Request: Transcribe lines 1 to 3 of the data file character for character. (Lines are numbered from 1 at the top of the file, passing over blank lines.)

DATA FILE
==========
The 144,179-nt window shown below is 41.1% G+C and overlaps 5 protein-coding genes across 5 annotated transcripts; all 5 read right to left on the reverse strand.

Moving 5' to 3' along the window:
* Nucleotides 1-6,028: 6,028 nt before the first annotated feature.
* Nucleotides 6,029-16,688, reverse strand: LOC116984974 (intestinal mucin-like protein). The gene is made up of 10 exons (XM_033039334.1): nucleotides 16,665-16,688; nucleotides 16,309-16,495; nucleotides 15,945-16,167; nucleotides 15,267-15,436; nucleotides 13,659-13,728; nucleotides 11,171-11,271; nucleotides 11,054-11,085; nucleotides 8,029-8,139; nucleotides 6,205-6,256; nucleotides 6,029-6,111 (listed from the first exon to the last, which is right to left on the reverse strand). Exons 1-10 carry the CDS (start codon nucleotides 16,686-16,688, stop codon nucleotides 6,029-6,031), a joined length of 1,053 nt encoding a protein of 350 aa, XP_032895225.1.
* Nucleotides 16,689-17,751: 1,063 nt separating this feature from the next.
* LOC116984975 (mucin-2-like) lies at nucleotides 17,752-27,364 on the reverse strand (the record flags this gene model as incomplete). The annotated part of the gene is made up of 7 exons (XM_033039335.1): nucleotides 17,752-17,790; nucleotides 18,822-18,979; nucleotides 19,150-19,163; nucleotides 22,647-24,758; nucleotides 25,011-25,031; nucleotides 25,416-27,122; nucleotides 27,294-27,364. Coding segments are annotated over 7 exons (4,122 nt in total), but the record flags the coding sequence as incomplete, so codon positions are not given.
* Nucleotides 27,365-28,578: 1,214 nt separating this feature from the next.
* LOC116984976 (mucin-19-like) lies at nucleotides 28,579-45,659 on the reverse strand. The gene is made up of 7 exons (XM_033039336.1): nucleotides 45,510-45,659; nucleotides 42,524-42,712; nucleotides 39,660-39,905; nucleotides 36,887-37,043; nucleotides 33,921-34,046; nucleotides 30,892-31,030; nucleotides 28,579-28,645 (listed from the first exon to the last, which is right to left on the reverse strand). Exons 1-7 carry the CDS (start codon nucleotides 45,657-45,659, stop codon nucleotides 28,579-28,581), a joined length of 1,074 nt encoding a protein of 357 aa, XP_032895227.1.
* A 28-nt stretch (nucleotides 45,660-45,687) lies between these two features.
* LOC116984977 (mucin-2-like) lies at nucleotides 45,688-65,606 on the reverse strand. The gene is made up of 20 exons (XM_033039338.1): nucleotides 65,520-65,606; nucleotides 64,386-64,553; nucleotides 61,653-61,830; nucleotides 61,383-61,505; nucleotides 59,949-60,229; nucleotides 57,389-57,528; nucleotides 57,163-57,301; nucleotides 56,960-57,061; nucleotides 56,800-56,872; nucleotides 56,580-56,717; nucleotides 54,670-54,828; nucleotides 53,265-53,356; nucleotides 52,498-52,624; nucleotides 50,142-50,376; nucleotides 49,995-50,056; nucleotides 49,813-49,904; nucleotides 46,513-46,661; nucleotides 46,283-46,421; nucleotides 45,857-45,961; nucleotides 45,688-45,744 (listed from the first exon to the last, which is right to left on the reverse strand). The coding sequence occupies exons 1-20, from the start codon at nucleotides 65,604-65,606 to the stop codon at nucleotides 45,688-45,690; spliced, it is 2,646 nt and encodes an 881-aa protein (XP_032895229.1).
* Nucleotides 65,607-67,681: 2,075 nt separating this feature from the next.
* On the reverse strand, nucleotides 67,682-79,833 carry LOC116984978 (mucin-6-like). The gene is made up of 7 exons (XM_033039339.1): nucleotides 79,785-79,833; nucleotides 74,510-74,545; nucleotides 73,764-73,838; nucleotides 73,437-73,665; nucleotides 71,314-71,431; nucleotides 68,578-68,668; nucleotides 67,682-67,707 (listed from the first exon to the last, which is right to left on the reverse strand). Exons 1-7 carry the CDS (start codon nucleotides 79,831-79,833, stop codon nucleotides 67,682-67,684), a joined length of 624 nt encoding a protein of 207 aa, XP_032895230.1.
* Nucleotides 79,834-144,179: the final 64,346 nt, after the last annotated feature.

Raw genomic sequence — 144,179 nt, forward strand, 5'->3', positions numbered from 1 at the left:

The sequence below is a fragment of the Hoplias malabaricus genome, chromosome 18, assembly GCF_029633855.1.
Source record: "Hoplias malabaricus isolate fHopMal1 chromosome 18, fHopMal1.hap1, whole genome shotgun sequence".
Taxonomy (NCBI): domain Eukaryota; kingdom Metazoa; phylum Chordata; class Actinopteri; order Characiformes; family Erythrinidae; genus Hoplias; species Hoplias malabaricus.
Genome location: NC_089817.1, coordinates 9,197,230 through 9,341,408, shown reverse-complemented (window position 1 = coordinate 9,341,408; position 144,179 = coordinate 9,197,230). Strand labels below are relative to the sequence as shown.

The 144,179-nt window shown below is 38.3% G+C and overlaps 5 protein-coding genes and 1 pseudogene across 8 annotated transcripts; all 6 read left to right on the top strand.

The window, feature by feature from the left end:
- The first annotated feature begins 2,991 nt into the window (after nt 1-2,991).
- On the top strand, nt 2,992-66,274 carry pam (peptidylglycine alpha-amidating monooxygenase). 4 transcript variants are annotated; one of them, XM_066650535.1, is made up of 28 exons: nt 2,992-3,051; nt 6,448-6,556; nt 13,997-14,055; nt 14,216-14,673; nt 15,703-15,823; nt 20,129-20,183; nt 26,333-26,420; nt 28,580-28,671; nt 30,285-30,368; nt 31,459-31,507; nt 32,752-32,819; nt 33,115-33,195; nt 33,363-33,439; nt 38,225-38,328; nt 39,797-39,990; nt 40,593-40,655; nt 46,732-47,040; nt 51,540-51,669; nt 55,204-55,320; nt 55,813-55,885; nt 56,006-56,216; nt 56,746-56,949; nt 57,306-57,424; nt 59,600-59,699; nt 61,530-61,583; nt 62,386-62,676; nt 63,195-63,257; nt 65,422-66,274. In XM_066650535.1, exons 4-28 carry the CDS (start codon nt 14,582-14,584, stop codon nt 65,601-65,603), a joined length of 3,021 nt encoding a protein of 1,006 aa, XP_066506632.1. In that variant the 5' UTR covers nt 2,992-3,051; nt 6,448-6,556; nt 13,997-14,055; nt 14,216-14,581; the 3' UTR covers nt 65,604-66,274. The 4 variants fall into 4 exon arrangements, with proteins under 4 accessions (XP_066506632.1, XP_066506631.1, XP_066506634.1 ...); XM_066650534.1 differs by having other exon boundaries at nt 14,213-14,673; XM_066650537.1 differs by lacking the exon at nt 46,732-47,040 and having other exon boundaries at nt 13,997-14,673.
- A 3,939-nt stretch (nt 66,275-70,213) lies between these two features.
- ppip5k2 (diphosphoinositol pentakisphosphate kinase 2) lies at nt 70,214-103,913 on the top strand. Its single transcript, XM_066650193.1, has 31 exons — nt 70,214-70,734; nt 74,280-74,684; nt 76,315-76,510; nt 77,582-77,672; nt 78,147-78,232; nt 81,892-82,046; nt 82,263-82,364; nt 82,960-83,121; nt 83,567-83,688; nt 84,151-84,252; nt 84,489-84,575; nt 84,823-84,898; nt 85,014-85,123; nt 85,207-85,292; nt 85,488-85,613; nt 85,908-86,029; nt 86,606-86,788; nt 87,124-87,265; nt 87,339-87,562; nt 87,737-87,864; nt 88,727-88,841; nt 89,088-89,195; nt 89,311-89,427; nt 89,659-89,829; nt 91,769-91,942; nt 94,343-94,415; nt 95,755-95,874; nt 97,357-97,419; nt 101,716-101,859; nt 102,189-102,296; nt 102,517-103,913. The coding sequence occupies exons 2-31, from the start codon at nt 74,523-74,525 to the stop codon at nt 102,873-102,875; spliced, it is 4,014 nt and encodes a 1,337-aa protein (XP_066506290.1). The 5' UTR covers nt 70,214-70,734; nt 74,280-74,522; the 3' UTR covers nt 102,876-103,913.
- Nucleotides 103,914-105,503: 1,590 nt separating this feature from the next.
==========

The 144,179-nt window shown below is 41.1% G+C and overlaps 5 protein-coding genes across 5 annotated transcripts; all 5 read right to left on the reverse strand.

Moving 5' to 3' along the window:
* Nucleotides 1-6,028: 6,028 nt before the first annotated feature.